In the field of molecular biology, cis-acting generally means "acting from the same molecule". It may be considered the opposite of trans-acting which generally means "acting from a different molecule".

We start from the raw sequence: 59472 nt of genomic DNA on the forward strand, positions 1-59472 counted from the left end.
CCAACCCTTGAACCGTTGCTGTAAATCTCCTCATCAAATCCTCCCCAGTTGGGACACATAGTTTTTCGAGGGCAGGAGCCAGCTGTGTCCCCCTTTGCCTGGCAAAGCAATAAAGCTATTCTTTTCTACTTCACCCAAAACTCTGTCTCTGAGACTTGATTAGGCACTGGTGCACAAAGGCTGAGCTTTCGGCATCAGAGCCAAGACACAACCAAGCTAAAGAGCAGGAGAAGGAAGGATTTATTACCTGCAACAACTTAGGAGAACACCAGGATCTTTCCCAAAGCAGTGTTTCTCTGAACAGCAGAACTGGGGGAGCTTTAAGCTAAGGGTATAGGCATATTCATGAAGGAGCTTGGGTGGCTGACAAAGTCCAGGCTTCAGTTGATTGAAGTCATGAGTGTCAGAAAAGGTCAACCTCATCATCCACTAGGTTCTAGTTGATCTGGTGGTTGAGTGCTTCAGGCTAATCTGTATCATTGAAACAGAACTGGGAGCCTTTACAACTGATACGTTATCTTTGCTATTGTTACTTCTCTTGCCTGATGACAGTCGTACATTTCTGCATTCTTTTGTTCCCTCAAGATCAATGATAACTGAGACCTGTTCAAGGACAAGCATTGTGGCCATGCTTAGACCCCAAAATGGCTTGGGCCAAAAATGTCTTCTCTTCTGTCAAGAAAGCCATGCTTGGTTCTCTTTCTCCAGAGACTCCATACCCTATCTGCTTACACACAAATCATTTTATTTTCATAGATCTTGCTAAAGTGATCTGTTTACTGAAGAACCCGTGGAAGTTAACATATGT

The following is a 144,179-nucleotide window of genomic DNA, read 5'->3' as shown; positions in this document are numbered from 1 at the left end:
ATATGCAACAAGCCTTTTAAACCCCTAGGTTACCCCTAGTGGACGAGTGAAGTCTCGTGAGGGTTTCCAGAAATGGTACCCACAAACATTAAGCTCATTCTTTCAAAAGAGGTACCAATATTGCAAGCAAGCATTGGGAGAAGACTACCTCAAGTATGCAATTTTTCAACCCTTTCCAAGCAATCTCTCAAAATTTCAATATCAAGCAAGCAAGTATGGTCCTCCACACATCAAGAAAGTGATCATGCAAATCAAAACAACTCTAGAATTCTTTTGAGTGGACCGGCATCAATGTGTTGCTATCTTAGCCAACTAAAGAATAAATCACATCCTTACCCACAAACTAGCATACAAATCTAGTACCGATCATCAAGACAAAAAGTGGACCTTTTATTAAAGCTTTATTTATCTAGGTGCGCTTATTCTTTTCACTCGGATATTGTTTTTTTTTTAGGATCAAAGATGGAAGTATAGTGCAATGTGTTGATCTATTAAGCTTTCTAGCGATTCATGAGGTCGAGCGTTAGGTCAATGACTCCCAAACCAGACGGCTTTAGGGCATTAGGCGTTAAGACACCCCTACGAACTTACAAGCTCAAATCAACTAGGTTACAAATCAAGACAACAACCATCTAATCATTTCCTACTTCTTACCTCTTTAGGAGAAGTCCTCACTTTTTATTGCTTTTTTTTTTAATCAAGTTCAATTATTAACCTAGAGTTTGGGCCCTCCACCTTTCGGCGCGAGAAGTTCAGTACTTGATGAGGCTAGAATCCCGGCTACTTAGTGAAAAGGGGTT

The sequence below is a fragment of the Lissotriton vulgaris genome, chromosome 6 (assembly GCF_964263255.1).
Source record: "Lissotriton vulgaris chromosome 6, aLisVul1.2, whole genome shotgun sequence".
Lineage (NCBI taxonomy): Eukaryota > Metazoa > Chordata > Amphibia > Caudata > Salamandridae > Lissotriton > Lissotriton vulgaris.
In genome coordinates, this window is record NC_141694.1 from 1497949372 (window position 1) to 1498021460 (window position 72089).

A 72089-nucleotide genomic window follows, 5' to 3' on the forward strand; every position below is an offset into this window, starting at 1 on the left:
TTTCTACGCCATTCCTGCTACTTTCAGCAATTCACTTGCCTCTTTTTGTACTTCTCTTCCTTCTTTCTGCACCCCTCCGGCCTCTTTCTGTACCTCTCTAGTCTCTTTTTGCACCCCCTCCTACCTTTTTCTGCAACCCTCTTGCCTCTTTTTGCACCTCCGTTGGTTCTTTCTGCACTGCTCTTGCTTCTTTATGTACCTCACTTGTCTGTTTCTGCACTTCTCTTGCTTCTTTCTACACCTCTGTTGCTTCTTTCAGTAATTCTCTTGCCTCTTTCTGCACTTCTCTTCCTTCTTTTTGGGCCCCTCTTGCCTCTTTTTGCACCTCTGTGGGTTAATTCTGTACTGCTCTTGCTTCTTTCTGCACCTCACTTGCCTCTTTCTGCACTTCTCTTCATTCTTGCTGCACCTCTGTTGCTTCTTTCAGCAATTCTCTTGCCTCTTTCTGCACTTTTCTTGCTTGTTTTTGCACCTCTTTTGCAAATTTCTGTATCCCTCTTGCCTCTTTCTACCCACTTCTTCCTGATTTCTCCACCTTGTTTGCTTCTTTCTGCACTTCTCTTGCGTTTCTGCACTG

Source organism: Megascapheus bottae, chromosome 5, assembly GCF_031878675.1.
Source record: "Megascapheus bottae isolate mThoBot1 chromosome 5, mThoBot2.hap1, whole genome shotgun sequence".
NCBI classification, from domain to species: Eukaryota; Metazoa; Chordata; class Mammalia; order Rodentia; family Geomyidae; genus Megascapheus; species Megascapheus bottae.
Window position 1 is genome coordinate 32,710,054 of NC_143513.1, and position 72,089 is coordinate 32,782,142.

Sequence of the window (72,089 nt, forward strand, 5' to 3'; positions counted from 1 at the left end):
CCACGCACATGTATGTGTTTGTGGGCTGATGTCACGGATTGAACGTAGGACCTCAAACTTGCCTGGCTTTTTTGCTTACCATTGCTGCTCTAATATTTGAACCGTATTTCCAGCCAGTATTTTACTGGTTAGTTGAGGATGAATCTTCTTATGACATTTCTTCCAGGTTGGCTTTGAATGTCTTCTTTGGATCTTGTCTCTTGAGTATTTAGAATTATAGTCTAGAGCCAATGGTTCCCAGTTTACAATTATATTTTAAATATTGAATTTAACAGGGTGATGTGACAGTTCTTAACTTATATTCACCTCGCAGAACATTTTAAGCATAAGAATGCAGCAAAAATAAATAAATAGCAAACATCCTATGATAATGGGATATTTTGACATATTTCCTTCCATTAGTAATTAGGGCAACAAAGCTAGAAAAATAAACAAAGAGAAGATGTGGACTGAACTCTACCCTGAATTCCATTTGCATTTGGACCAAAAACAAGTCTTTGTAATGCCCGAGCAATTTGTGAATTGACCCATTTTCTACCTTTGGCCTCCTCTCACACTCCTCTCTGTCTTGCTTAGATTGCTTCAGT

In the context of transcription regulation, cis-acting elements are usually considered to be DNA sequences that, via transcription factors or other trans-acting elements or factors, regulate the expression of genes on the same chromosome. The "operator" in the lac operon is an example of a cis-acting regulatory sequence. This DNA sequence is bound by the lac repressor which in turn prevents transcription of the adjacent genes on the same DNA molecule. The lac operator is thus considered to "act in cis" on the regulation of the nearby genes. The operator itself doesn't code for any protein or RNA.
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